By pushing off your decision until next year, you’d probably be one of the later entries if you got in.

I’ve got all the time in the world. I don’t have some calendar with a red circle. I don’t feel the pressure to do it any other way. I have my own timeline, and I don’t let stuff that’s happening around me get to my head. That’s dangerous.

How have people misread you?

I’m not a be-er — I’m a doer. I’m not dying to be this or that. I’m more of a cause guy. So I come at this thing from that perspective. I don’t have this insatiable political ambition. But I know how to flip the switch. If you flip the switch, you flip the switch. I know how to do it and what I need to do if I choose to flip it. Right now, the switch has tape over it until 2015.

Is your family supportive?

My kids loved it when I was with Mitt. They enjoyed it and thought it was great. My family, of all families, understands what it takes and has a good sense of what it’s like. There isn’t a lot of gray area. It’s really about the typical questions that arise.

You’ve only occasionally traveled to the early presidential primary states. If you are seriously considering a presidential bid, why take such a hands-off approach?

I don’t feel the need to be out there, putting my toe in the water. I don’t see the point in it. It’s not fun, and I don’t think I need to. I already know a lot of people in these key states well. They call me up, so I don’t feel the need to have to chum.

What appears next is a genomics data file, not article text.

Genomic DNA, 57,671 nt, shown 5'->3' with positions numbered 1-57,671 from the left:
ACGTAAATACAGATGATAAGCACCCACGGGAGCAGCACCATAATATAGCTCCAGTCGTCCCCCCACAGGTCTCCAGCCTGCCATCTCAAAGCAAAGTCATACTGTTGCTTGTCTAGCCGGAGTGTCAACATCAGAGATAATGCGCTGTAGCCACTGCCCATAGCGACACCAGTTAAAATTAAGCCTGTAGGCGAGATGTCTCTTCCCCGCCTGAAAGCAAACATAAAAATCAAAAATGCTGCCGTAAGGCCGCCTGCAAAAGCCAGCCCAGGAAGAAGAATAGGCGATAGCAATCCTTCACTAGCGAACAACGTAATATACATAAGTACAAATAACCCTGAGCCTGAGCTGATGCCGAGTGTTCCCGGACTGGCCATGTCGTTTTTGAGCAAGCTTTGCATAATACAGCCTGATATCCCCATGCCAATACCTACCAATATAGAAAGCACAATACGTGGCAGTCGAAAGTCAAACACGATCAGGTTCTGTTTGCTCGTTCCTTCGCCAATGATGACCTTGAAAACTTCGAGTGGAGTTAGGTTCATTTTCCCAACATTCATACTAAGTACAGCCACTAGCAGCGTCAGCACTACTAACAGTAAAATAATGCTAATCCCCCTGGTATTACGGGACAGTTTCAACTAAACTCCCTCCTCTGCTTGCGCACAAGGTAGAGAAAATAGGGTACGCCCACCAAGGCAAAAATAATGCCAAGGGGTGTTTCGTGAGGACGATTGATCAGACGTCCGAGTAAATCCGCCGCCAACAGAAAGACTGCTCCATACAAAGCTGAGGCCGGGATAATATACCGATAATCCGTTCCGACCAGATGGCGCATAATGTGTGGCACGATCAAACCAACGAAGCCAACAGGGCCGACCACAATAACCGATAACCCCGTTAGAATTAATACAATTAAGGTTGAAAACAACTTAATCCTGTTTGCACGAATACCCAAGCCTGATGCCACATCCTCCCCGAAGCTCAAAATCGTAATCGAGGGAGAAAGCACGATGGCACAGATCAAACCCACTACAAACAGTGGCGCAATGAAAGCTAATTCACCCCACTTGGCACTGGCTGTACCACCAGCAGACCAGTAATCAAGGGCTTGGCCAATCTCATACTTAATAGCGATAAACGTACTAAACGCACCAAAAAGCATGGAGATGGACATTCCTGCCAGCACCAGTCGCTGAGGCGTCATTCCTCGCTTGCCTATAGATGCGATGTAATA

A year after the federal government shutdown, have conservatives learned any lessons?

We have to remember that we have to go out and attract people and that the Electoral College is what it is. Those tactics [during the shutdown] didn’t work. If we’re going to win, it’s going to be because of ideas. We’ve got to build that movement and have a governing temperament.

Some of your friends believe a lengthy stay in the House is more to your liking.

I don’t see myself as a lifer. I know it’s weird for a guy who’s been in Congress since he was 28 years old to say that, but I really don’t.

Has Romney encouraged you to seek the presidency?

Yes. And I take him at his word that he thinks it is somebody else’s turn and he’s not planning on running at all. I think you’ll have a pretty full field, so I don’t think anything is going to change on that front.